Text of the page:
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Kiosk application, and want ONLY forward/back/reload/home buttons, and tabs. NO access outside our own site. Spent days on this already, frustrated.

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I've spent much time trying to craft a userChrome.css, and it never works right. Every time I get close, something else is badly broken. For example, I _finally_ got the address box turned off, so they can't type in addresses, but now the Back button is non-functional.

I've spent much time trying to craft a userChrome.css, and it never works right. Every time I get close, something else is badly broken. For example, I _finally_ got the address box turned off, so they can't type in addresses, but now the Back button is non-functional.
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Additional System Details

Application

  • User Agent: Mozilla/5.0 (X11; Ubuntu; Linux x86_64; rv:66.0) Gecko/20100101 Firefox/66.0

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Wesley Branton
  • Top 10 Contributor
539 solutions 4673 answers

It sounds like the better option for your situation would be using the WebsiteFilter Firefox policy to block all URLs except for the ones that you want your employees to have access to.

This would be the preferred method of achieving what it appears you are trying to achieve. Hiding the address bar completely may have undesirable side-effects.

You could simply block everything and then add approved content as an exception. For example:

{
  "policies": {
    "WebsiteFilter": {
      "Block": ["<all_urls>"],
      "Exceptions": ["http://example.org/*"]
    }
  }
}

Firefox policies may also have a number of other useful restrictions that you may wish to implement. For more information on using Firefox policies, please refer to Customizing Firefox Using policies.json.

Hope this helps.

It sounds like the better option for your situation would be using the '''WebsiteFilter''' Firefox policy to block all URLs except for the ones that you want your employees to have access to. This would be the preferred method of achieving what it appears you are trying to achieve. Hiding the address bar completely may have undesirable side-effects. You could simply block everything and then add approved content as an exception. For example: <pre><nowiki>{ "policies": { "WebsiteFilter": { "Block": ["<all_urls>"], "Exceptions": ["http://example.org/*"] } } }</nowiki></pre> Firefox policies may also have a number of other useful restrictions that you may wish to implement. For more information on using Firefox policies, please refer to [[Customizing Firefox Using policies.json]]. Hope this helps.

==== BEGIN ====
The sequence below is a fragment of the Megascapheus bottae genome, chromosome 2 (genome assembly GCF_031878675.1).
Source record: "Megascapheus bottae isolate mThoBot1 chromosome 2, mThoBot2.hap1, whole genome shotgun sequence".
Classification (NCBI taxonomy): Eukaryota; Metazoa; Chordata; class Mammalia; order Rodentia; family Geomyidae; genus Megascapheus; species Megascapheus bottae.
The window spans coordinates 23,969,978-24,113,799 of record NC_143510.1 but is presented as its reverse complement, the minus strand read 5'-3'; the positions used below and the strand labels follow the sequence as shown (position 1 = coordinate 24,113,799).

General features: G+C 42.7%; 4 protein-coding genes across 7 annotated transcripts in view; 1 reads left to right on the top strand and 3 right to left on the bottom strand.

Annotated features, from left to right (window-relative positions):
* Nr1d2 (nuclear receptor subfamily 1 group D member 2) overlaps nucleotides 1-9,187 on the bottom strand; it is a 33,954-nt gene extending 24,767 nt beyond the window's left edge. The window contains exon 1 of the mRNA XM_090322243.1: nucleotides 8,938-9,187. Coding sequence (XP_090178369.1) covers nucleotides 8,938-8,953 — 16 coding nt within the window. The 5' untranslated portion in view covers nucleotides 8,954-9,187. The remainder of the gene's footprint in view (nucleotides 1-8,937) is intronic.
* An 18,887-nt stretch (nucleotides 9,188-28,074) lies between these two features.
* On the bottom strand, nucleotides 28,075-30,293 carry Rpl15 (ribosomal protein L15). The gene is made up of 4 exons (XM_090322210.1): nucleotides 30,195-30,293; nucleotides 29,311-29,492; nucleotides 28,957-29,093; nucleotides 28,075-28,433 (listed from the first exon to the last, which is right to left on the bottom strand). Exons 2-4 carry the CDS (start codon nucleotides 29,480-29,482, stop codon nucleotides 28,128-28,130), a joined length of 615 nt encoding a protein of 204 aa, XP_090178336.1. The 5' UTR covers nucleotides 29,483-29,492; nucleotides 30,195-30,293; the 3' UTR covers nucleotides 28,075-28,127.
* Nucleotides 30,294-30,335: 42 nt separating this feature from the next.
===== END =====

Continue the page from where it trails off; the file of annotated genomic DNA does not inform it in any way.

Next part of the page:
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Question owner

It strikes me that FF must be rather poorly implemented inside, if there isn't a way to separate UI elements from its internal functionality. I consider it poor UI design if the UI is cluttered with elements that are _not_ functional. Things, in our case, like search history, predictive suggestions, configuration knobs, etc. The sheer complexity of what has been revealed to me in my research, just for doing what seems to me like very simple and common operations, bodes ill for getting the desired result using this browser as an implementation engine for our site.

The userChrome.css gives you a way to hide things, once you finally discover the correct name, but that affects _other_ elements that shouldn't be tied together. I don't want somebody to be able to _type_ an address, why does turning off this collection box render the whole concept of history null and void?

This particular site is not for employees, but the general walk-up public. Not all of them are all that savvy. Not all of them are friendly. We want it pretty constrained. And yet attractive.